Final Fantasy XIV continues to Final Fantasy XIV. Players are happy with the game, and the next expansion is announced in July as part of the next fan festival. While it’s clearly a bit slower than in previous years, the game knows what it’s doing and keeps fans and industry onlookers impressed. Controversies come up every so often, but they’re generally minor.
Square-Enix never does launch those NFTs it promised. No one is surprised. The corporate ghoul side of the company outside of Creative Business Unit III continues to corporate ghoul, just in case you were starting to think that the whole company was good or something.
Blizzard keeps kicking the Overwatch 2 PvE can down the road throughout the year while trying to intimate that it would happen sooner if people would just play the existing game. I’d give even odds that project is quietly scrapped and Overwatch continues its freefall. The studio as a whole remains mired in a negative light.
Guild Wars 2 announces its next expansion toward the end of the year while cautioning players that it’s not going to be early in 2024, but it’s still looking good. The studio generally keeps its head down and plugs away at updates and improvements, although its ongoing content for End of Dragons feels a little weaker and gets called out as such. Some people argue that everyone’s standards are a little skewed after the Icebrood Saga.
The Elder Scrolls Online finally gets a year in which everyone is impressed with its expansions and it generally gets its buzz going. After years of the whole game feeling like it’s a functional thing no one is paying attention to, it gets over! This is a good thing. Of course, some of it getting over is coupled with people noticing parts of the game that have never worked very well, so, you know. Swings and roundabouts.
Star Citizen’s total money brought in continues going up and the number of people still willing to carry water for the complete lack of meaningful progress continues going down. Squadron 42 does not so much as enter testing; on the off chance it does, it is beyond underwhelming even without the development time taken into account.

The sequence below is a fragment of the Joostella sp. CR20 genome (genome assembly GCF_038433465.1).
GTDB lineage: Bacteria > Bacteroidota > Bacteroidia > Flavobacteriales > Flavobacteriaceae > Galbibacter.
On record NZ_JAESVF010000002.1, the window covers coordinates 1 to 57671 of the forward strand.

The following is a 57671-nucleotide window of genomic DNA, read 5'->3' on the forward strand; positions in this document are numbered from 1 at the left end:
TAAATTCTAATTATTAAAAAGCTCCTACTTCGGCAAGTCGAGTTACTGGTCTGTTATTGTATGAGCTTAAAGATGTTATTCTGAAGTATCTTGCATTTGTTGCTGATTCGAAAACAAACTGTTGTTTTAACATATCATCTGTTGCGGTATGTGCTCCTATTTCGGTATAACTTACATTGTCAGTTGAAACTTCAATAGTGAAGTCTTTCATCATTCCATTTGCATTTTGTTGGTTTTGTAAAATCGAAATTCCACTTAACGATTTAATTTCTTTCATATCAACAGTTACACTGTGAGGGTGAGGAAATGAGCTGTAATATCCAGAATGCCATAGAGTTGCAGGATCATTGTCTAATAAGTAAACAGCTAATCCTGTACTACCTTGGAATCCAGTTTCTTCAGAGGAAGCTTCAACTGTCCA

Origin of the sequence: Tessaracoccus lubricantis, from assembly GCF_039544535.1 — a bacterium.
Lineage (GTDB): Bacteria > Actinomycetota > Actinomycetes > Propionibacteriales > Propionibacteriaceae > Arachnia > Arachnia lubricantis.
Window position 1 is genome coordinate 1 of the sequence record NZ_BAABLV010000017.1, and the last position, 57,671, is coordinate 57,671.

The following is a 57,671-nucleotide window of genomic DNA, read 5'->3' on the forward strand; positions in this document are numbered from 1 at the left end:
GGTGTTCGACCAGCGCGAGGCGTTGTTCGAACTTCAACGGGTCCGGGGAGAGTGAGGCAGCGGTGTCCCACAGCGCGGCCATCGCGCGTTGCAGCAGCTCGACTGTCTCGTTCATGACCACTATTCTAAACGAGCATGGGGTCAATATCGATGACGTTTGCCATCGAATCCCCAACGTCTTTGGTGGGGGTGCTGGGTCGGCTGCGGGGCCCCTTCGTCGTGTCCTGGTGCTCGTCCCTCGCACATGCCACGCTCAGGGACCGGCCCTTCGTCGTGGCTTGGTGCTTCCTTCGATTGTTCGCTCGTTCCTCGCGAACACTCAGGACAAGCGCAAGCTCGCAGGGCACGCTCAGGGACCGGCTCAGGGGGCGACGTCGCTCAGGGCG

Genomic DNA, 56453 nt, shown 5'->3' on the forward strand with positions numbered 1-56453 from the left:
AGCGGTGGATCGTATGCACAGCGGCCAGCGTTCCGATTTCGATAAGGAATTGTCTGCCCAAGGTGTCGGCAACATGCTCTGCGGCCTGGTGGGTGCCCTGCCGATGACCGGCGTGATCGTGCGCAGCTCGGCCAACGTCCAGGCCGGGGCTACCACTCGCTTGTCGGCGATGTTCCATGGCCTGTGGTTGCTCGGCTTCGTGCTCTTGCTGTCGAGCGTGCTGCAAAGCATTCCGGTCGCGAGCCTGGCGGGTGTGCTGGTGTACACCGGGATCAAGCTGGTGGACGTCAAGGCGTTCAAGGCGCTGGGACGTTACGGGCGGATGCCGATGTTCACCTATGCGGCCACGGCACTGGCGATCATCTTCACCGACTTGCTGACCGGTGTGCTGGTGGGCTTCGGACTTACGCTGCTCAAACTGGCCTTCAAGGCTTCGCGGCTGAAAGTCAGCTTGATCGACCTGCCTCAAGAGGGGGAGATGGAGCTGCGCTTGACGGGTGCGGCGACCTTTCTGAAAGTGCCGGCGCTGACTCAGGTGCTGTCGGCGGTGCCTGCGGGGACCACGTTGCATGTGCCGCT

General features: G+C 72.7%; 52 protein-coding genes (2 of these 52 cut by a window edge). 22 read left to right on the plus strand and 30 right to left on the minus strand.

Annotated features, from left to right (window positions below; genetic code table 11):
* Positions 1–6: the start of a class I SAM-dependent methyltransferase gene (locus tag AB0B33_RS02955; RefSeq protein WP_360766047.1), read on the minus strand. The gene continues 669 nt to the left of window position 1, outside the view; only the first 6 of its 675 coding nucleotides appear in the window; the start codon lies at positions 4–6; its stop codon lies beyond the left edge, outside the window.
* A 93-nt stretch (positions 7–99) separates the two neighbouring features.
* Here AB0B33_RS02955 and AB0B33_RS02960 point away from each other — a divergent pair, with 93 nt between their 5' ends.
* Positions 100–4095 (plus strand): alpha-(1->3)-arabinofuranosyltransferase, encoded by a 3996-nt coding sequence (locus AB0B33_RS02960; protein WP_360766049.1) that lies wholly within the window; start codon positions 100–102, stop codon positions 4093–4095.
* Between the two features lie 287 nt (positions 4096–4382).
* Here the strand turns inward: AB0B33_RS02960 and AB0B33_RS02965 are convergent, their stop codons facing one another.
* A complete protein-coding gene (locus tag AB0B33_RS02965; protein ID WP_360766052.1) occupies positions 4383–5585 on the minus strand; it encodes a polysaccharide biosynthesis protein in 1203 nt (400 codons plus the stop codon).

Blue Protocol launches in the late summer/early fall in the US after slowly pulling in more eyes during its beta testing. A lot of people dismiss it as anime junk and/or a slightly higher-rent Tower of Fantasy, but people playing insist it really isn’t, and player creativity and a surprisingly well-spun story help elevate it over time. It’s a solid enough launch that keeps picking up steam and has the people who like it (including me) continually arguing that it’s one of those good games people are sleeping on.
Black Desert continues to kind of hover. It’s not that updates have stopped, but the buzz seems to have slowed down, and the game itself doesn’t seem to inspire the fervent devotion it once did. Even its new classes kind of land with a thud. No disasters, but it increasingly feels like its place within the big five makes it more like the big four with Black Desert gamely trotting along behind, urging everyone to wait up.
EVE Online does at least one catastrophically stupid thing and sinks more money into projects that aren’t going to go anywhere. It is not looking good after 2023.
Crowfall does not return. At least one Kickstarter MMO shutters this year. Most of the ones that do make the news do not do so in any fashion that they would like.
Daybreak continues its relentless streak of not actually getting any project it plans to anything approaching a launch state. Its games continue to receive updates, but it’s still hard in the “make more money from existing players rather than trying to onboard new people” mode.
At least one sunsetted title gets a surprising new rogue server that inspires a lot of talk from the MMO community as a whole.
Book of Travels does not have a bright future in 2023, and it honestly would not surprise me if we see it bid farewell.
NFT games continue to pop up, utterly fail to catch on, and then quietly fading while the next one shuffles up like this time, this time, it’s going to work. No one feels bad when they fail to except for the financial speculators trying to push them. Richard Garriott does at least one interview about his that goes hilariously badly for him.